Make yourself comfy for my little review of The Goose Road by Rowena House! I will also share a little extract with you to really get you in the mood to read this lovely book. Mine is the 4th extract to be shared so I would really recommend reading the other blogs on the tour in order to get a real sense of the book. (Part 1 can be found here, part 2 is here and part 3 here.)
France 1916. Angélique Lacroix is haymaking when the postman delivers the news: her father is dead, killed on a distant battlefield. She makes herself a promise: the farm will remain exactly the same until her beloved older brother comes home from the Front. “I think of it like a magical spell. If I can stop time, if nothing ever changes, then maybe he won’t change either.” But a storm ruins the harvest, her mother falls ill and then the requisition appears… In a last-ditch attempt to save the farm from bankruptcy, Angélique embarks on a journey across France with her brother’s flock of magnificent Toulouse geese.
I am also able to give you the chance to win one of 2 copies of The Goose Road. I’ll tell you how once you have had a taster of the book below. (The Giveaway is UK only, sorry!)
Thank you to Jo and Walker Books who sent me my copy of The Goose Road and is providing me with 2 copies to give away to you. 🙂
In angry silence, I watch her manoeuvre the palanche through the gate and into the lane.
Grim-faced, she turns uphill, towards the woods and the long, long road to Monville. I know how hard her day will be, but still I can’t forgive her.
A slight breeze rattles the overripe seeds in the corn field on the far side of the lane. She glances towards the sound.
“If you want to help Pascal, start the harvest – and don’t give me any nonsense about wash day, not when there’s work to be done.”
Without waiting for an answer, she trudges off, weighed down, a thin black figure under a cloudless sky. The scraping noise of her clogs on the hard-baked earth is quickly swallowed by the seething, rasping insects and the heat.
I turn my back on her and walk down to the orchard, where the geese are grazing on the last few blades of parched grass.
They’re tall, handsome birds with greyish-brown backs and dusky orange beaks. Toulouse geese. Pascal’s pride and joy. We call the biggest gander Napoleon Bonaparte.
He raises his head when he sees me and waddles over to the fence, expecting me to feed him. Poor thing. They’re all so hungry in this drought.
I hurry over to the corn field and gather a handful of grain for them. The seed heads clatter and sigh, and grey patches of mould catch my eye.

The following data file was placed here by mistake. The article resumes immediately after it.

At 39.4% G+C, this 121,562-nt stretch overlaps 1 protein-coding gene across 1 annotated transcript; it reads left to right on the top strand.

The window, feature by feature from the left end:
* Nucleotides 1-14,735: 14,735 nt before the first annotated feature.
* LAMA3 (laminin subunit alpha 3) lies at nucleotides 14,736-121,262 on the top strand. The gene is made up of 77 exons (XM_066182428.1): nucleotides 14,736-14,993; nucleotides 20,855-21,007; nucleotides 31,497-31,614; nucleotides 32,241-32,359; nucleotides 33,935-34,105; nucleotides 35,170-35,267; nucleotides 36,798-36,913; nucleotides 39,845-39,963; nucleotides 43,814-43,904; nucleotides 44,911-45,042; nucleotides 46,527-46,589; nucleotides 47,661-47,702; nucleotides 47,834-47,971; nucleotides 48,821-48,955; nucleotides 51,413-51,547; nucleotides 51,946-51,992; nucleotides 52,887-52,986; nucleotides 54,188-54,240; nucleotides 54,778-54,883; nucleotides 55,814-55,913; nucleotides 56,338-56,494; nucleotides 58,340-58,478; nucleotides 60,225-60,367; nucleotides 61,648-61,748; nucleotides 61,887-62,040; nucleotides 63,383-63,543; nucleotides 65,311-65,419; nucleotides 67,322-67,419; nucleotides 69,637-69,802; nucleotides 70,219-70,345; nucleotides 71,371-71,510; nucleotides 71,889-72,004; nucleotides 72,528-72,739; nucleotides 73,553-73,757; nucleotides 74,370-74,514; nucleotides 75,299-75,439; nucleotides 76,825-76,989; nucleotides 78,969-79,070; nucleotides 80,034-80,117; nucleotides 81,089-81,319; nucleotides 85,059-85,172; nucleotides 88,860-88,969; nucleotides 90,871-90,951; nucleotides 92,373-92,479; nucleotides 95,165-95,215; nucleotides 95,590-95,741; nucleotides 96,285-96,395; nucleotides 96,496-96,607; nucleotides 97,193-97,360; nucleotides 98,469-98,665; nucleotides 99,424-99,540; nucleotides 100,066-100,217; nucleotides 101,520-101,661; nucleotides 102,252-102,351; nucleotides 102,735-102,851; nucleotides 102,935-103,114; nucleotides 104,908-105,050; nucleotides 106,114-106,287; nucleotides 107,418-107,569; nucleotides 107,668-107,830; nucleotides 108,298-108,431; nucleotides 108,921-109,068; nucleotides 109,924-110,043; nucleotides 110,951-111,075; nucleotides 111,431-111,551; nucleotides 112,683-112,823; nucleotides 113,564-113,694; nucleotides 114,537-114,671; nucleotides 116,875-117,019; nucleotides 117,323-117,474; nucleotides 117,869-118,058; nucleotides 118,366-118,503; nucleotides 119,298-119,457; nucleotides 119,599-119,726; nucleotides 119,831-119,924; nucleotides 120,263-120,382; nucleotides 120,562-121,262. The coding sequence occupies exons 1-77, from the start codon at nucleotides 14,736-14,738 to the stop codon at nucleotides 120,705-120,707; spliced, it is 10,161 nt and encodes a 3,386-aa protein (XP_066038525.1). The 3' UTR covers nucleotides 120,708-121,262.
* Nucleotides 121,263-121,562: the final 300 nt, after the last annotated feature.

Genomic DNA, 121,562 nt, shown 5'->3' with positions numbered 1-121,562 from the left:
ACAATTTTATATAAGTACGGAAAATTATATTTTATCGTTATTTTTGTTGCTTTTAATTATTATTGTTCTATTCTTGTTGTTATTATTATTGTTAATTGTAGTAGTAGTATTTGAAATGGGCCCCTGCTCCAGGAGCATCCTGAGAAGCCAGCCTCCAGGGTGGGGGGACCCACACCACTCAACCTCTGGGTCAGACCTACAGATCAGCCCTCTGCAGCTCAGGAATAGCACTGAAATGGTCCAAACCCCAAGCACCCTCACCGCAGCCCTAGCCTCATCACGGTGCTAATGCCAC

If only I knew Pascal was on his way home I’d happily start the harvest for him – and finish it, too. I’d scythe the whole field and thresh the grain, and mill it as well, if that would bring him back any sooner.
But Friday is my day, the only time I see my friends now we’ve all left school. We do our washing together at
the old stone lavoir in the village, then swim in the river afterwards.
As I return with the grain, Napoleon snaps at me greedily through the fence. I jump away from his beak, which could take my eye out with one peck – or so Pascal once said.
Back in the house, I pick up Pascal’s bed sheet from the floor and put it into our big wicker washing basket. Then I look round for his letter.
I search the pockets of Mother’s apron first, then the dresser, the bread drawer, the sooty shelf in the brick chimney breast.
I lift up rugs and examine nooks and crannies, then try the pantry.
It’s cool and cramped, white-tiled with a pitted stone counter. I look behind Mother’s butter churn, under her bottles of pickles, in the crate of potatoes. I even check the wire cheese cage which hangs from a rafter, out of the reach of the mice.
Finally, with a sense of trepidation, I climb the stairs to Mother’s bedroom.
Father’s coat still hangs from a nail in the wall. I squeeze past it, avoiding its touch. On her bedside table, she’s draped her black veil around the photograph of Father in his uniform. The picture of Pascal as a soldier stands beside it.
And there it is, between the two photographs. His letter. Snatching it up, I run to my room to read it.
This was a wonderful book – evocative and beautifully written. I can highly recommend this lovely book if you are after a warm hearted read.
The rules are simple for this giveaway.
1: Follow me on Twitter, I will contact you here if you have won.
2: Retweet my giveaway tweet (it will be pinned to my page)
3: Sorry but this is a UK only giveaway
4: BONUS ENTRY! Comment below and tell me one of your recent favourite reads.
The Goose Road published 5th April 2018, I hope this inspires you to pick up a copy
Update 25th April – the winners have now been contacted 😊